Epidemiology of communicable diseases

1. Chickenpox (Varicella or water pox)

Agent factors :

  • Agent – Vericella zoster virus or Human herpes virus
  • Infective materials – Respiratory secretions, cutaneous lesions and the vesicular fluid.

Host factors :

  • Age – It is common in young children below 10 years of age.
  • Immunity – One attack gives life long immunity, second attack is rare.
  • Pregnancy – Infection during the first trimester may cause “congenital varicella syndrome” to foetus characterised by low birth weight, micro-opthalmia, cataract, skin lesions etc.

Environmental factors :
In India it is common in Jan-June and overcrowding favours its transmission.

Mode of transmission :
By droplets, transplacental transmission (mother to foetus) in 3% cases.

Incubation Period :
“The period between exposure to an infection and the appearance of the first symptoms.”
Usually 15 days, may vary from 1-3 weeks.

Clinical features :
There are two stages.

  1. Pre eruptive or prodromal stage – Mild fever, back pain, malaise from few hours to one day in children.
  2. Eruptive stage – Appearance of rashes. New lesions appear daily.

Complications :
Pneumonia, encephalitis, haemorrhages, congenital varicella syndrome and Rey’s syndrome.

Laboratory diagnosis :
Presence of round particles in electronic microscopy of vehicle fluid.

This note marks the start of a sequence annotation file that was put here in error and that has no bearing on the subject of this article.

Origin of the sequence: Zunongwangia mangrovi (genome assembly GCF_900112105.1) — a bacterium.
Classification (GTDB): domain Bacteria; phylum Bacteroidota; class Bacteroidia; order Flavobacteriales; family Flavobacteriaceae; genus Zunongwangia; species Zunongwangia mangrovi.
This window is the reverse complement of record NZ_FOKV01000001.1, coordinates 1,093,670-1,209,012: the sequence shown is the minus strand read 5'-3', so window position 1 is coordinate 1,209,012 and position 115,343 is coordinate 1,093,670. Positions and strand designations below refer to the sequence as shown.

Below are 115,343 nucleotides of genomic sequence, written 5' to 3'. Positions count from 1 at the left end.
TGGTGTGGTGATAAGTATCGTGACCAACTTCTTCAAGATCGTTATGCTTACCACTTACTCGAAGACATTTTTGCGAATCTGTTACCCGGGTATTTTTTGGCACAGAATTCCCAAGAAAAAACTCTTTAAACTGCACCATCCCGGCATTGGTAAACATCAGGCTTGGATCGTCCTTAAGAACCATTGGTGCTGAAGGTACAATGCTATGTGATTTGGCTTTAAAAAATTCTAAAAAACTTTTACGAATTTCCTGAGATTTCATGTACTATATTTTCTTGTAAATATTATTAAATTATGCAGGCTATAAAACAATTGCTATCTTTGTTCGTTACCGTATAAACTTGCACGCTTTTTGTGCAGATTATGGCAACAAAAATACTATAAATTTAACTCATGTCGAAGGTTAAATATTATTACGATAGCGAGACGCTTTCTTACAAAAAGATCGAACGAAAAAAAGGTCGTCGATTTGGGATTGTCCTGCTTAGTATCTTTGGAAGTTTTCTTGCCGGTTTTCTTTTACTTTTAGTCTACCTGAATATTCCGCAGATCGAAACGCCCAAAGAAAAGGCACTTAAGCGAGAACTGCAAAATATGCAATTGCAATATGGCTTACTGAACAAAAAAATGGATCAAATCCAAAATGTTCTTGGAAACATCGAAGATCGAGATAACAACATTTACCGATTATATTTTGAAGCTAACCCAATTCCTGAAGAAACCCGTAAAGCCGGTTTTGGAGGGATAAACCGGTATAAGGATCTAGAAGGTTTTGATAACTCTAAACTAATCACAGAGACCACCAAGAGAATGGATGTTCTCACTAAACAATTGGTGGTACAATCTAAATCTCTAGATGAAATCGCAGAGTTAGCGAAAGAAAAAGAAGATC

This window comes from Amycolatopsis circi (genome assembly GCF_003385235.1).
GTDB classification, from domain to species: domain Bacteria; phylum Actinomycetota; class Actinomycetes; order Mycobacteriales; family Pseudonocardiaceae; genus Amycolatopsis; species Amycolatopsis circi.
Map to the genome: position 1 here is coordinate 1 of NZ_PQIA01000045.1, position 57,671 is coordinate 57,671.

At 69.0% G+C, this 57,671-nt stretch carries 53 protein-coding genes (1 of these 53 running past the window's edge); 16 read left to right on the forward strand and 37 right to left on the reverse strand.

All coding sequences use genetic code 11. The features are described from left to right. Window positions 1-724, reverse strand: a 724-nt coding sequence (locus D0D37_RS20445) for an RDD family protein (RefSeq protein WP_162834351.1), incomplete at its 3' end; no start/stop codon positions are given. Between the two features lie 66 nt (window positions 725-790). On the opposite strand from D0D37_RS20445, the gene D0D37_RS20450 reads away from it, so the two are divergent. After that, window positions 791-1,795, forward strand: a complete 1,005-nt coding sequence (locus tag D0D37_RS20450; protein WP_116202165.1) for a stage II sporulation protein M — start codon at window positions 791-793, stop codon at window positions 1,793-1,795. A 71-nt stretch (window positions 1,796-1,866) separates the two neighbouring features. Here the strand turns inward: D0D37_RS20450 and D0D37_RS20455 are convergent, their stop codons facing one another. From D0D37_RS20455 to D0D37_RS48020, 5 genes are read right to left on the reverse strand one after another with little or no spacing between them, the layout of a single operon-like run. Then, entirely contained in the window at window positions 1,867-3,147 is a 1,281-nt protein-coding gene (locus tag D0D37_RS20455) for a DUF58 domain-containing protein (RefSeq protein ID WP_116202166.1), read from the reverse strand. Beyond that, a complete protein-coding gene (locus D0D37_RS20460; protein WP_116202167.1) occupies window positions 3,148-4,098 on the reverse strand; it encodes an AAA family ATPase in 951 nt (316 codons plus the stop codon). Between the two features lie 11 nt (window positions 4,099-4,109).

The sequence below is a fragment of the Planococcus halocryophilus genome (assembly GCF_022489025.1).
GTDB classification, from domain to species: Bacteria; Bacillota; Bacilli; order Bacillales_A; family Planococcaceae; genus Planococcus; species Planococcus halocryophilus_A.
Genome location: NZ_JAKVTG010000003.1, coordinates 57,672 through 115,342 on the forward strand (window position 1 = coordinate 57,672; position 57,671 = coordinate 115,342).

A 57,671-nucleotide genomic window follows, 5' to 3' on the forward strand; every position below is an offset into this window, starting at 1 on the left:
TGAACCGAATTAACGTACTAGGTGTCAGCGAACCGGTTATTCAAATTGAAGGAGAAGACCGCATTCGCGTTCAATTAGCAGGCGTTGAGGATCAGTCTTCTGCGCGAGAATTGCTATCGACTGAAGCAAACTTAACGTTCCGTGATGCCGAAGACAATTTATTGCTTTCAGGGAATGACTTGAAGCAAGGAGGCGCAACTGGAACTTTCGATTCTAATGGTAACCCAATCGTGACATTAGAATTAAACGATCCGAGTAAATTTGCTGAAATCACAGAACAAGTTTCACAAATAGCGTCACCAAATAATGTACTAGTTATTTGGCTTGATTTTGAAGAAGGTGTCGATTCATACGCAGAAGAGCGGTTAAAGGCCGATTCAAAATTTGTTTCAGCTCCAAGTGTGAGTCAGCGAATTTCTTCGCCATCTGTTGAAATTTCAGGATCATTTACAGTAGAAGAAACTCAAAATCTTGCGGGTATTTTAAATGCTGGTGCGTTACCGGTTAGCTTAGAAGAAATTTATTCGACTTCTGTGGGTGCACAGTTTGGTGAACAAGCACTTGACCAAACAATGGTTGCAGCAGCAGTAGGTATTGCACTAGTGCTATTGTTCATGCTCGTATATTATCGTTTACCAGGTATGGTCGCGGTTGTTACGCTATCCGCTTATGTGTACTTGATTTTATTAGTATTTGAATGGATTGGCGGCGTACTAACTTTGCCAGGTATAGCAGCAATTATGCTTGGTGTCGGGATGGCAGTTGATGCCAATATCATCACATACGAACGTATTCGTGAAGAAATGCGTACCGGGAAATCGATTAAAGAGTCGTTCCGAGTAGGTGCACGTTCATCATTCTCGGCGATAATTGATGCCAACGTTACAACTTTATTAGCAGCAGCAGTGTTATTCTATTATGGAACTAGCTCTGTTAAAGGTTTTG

Control and Management :
There is no specific treatment. Patients are managed symptomatically with antipyretics, analgesics and soothing creams.

Prevention :
Use of varicella vaccine given between 1-12 years of age.

2. Measles (Rubeola)

Agent Factors :

  • Agent – RNA paramyxovirus.
  • Infective material – Secretions of the nose, throat and respiratory tract.

Host factors :

  • Age – Affects mainly children between 6 months and 3 years of age.
  • Immunity – Infant are protected by maternal antibodies up to 6 months of age. In some infants, maternal antibodies persist beyond 9 months.
  • Nutrition – Measles tend to be very severe in the malnourished child.

Environmental factors :
Measles is a winter disease.

Transmission :
Directly from person to person by droplet infection.

Incubation Period :
“The period between exposure to an infection and the appearance of the first symptoms.”
It is 10 days from exposure to onset of fever, and 14 days to appearance of rashes.

Clinical features :
There are three stages of disease.

  1. Prodromal stage – It begins 10 days after infection, and lasts until 14 days. The symptoms are fever, coryza with sneezing and nasal discharge, cough, redness of the eyes, lacrimal ion and photophobia. One or two days before the appearance of the rash, Koplik’s spots appear on the buccal mucosa opposite the first and second upper molars.
  2. Eruptive Stage – There are dusky-red rashes which begins behind the ears and spread rapidly in a few hours over the face and neck and extend down the body taking 2-3 days to progress to the lower extremities.
  3. Post measles stage – The immunity deteriorates so chances of infection are increased i.e., pyogenic infection (infections in which pus is produced), candidiasis (a fungal infection on skin or mucous membrane), reactivation of Pulmonary TB etc.

Complications :

  • Diarrhoea
  • Pneumonia
  • Respiratory infections
  • Febrile convulsions (convulsions that caused by fever)

Prevention of measles :

Measles vaccination – 0.5 ml single subcutaneous injection at 9 months of age. This age can be lowered to 6 months of there is measles outbreak in the community.

Leave a Comment

Your email address will not be published. Required fields are marked *